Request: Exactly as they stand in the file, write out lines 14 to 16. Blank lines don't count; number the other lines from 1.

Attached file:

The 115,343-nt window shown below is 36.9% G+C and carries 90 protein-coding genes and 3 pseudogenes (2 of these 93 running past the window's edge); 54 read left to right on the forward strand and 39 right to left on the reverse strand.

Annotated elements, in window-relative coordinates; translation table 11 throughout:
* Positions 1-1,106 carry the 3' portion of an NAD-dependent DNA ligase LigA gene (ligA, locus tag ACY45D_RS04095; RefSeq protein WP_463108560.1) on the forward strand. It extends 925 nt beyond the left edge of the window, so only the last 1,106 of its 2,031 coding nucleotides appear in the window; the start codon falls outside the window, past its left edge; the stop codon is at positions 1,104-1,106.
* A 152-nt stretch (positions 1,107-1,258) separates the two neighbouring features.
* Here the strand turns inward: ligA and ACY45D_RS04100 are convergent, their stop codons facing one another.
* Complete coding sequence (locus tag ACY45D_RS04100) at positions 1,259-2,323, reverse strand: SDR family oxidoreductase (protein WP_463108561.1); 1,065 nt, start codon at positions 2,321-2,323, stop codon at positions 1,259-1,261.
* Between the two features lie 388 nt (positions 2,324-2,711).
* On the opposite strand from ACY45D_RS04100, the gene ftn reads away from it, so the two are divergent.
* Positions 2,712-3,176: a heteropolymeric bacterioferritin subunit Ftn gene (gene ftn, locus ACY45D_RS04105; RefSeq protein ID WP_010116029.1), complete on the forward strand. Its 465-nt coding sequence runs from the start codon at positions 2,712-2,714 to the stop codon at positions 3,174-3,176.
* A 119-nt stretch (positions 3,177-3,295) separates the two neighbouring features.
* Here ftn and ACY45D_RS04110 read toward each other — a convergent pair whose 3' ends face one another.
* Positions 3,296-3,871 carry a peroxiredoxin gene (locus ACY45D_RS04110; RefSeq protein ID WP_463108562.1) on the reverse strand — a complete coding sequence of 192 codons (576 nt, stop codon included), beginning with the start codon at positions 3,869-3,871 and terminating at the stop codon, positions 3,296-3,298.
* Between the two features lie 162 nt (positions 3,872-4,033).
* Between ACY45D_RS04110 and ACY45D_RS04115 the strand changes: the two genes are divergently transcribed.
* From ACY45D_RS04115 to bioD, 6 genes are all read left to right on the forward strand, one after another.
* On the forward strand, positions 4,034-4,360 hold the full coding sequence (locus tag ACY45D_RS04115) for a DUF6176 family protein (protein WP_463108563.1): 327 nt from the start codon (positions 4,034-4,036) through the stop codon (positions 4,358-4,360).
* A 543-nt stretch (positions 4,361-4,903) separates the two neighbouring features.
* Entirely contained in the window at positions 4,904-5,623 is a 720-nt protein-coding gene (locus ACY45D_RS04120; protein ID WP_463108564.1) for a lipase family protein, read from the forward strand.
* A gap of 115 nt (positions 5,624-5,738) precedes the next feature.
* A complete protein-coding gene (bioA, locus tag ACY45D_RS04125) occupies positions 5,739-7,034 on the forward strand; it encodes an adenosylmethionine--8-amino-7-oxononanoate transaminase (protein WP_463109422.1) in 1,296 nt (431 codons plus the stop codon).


* Between ACY45D_RS04110 and ACY45D_RS04115 the strand changes: the two genes are divergently transcribed.
* From ACY45D_RS04115 to bioD, 6 genes are all read left to right on the forward strand, one after another.
* On the forward strand, positions 4,034-4,360 hold the full coding sequence (locus tag ACY45D_RS04115) for a DUF6176 family protein (protein WP_463108563.1): 327 nt from the start codon (positions 4,034-4,036) through the stop codon (positions 4,358-4,360).